The Croods: A New Age
A kid’s movie for all ages
When it first released almost seven years ago, The Croods became an instant hit. Not because it was extraordinary but because it was witty and sensible, and of course it touched the very human existence. In its sequel, The Crood: A New Age, the movie has become better and more organised.
The movie starts where the earlier left. Guy (Ryan Reynolds) and the Croods are still looking for a new place to call home. Guy is continuing to romance Eep (Emma Stone) under the watchful gaze of her paranoid father, Grug (Nicolas Cage).
The family eventually finds itself in an idyllic land run by a rather modern-looking couple, Hope and Phil Betterman (Leslie Mann and Peter Dinklage, respectively), who have managed to pioneer advanced farming methods alongside newfangled concepts like clothes, soap, and privacy. The Bettermans, it turns out, were friends of Guy’s now-deceased parents. They disdain the Croods’ uncouth ways and are somewhat outraged that Guy is engaged to Eep instead of their own daughter, Dawn (Kelly Marie Tran).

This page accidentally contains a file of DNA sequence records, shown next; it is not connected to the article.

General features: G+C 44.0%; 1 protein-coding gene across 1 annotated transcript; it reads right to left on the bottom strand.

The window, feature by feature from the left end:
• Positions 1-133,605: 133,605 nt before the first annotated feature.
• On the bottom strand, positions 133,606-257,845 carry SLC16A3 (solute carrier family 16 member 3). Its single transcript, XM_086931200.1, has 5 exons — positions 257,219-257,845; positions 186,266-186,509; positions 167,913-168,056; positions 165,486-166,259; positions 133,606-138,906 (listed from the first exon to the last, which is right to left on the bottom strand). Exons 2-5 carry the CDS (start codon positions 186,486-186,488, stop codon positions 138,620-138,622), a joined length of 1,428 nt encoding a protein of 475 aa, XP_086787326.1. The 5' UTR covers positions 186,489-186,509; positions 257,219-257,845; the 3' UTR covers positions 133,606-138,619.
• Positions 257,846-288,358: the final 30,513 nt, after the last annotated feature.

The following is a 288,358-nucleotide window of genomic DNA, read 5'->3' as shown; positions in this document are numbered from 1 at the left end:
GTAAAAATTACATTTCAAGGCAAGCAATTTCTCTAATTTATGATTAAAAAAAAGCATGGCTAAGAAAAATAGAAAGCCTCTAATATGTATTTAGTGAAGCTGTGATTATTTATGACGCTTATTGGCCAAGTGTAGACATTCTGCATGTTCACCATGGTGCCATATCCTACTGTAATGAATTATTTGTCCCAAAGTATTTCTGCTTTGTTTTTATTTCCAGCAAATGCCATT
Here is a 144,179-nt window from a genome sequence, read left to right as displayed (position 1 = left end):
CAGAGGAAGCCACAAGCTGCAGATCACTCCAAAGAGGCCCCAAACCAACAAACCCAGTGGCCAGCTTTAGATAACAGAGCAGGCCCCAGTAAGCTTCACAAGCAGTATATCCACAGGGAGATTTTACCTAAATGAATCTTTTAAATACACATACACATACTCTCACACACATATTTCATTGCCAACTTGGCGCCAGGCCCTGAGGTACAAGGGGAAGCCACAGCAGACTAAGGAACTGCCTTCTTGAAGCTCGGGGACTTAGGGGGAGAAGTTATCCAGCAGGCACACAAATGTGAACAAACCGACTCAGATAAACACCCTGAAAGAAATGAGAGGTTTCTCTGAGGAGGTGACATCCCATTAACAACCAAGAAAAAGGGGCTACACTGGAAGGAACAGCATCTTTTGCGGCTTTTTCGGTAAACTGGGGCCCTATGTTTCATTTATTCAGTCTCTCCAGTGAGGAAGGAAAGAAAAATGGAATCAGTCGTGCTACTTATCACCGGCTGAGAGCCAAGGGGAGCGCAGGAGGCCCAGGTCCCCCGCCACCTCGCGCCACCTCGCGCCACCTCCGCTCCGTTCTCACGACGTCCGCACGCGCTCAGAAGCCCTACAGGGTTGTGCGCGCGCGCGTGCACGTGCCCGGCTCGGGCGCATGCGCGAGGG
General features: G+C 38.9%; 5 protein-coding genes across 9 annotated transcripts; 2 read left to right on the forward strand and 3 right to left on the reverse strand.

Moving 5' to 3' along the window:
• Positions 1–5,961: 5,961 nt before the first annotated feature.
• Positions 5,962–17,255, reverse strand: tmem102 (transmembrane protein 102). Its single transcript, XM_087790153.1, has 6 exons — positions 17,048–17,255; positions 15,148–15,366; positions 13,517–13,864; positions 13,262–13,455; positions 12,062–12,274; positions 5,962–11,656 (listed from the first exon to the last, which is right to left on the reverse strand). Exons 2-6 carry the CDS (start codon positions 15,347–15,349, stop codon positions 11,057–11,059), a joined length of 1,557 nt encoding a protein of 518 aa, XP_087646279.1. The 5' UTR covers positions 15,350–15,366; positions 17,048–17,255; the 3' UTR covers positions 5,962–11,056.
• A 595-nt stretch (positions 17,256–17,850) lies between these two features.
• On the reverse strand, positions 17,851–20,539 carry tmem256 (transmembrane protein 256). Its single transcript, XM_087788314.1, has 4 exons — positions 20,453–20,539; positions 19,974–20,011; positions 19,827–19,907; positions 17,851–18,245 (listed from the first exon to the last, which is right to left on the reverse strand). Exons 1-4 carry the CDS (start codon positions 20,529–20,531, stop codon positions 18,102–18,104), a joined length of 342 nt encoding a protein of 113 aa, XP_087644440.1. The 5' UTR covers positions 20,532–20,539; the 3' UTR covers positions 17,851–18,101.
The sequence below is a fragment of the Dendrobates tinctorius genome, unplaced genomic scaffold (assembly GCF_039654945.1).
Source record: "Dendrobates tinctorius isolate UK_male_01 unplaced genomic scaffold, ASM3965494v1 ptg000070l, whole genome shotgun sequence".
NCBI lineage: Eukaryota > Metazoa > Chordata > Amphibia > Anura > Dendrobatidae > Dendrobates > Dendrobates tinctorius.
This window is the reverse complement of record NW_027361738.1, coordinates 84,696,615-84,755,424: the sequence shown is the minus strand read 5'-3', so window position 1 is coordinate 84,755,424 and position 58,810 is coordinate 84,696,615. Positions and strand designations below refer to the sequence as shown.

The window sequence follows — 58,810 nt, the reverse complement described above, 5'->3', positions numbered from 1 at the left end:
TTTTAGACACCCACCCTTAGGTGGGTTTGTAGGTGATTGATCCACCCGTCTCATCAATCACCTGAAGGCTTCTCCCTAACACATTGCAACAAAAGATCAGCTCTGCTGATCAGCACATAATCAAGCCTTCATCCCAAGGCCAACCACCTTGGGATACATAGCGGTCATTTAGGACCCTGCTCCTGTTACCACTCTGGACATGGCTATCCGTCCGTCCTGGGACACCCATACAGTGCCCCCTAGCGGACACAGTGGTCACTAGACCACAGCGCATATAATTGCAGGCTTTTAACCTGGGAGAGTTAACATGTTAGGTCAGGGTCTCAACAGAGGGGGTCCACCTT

The movie somersaults between old and new, traditional and modern but at the end gives a very strong message and asks an important question. Why can’t we co-exist? The issue of inclusion is layered under the many tussles the two families have.
The animation is superb, but the most interesting thing about the movie is that despite being a kids’ film, it’s not just a children’s movie. It is for the whole family to enjoy. Maybe another Christmas tradition is on its way.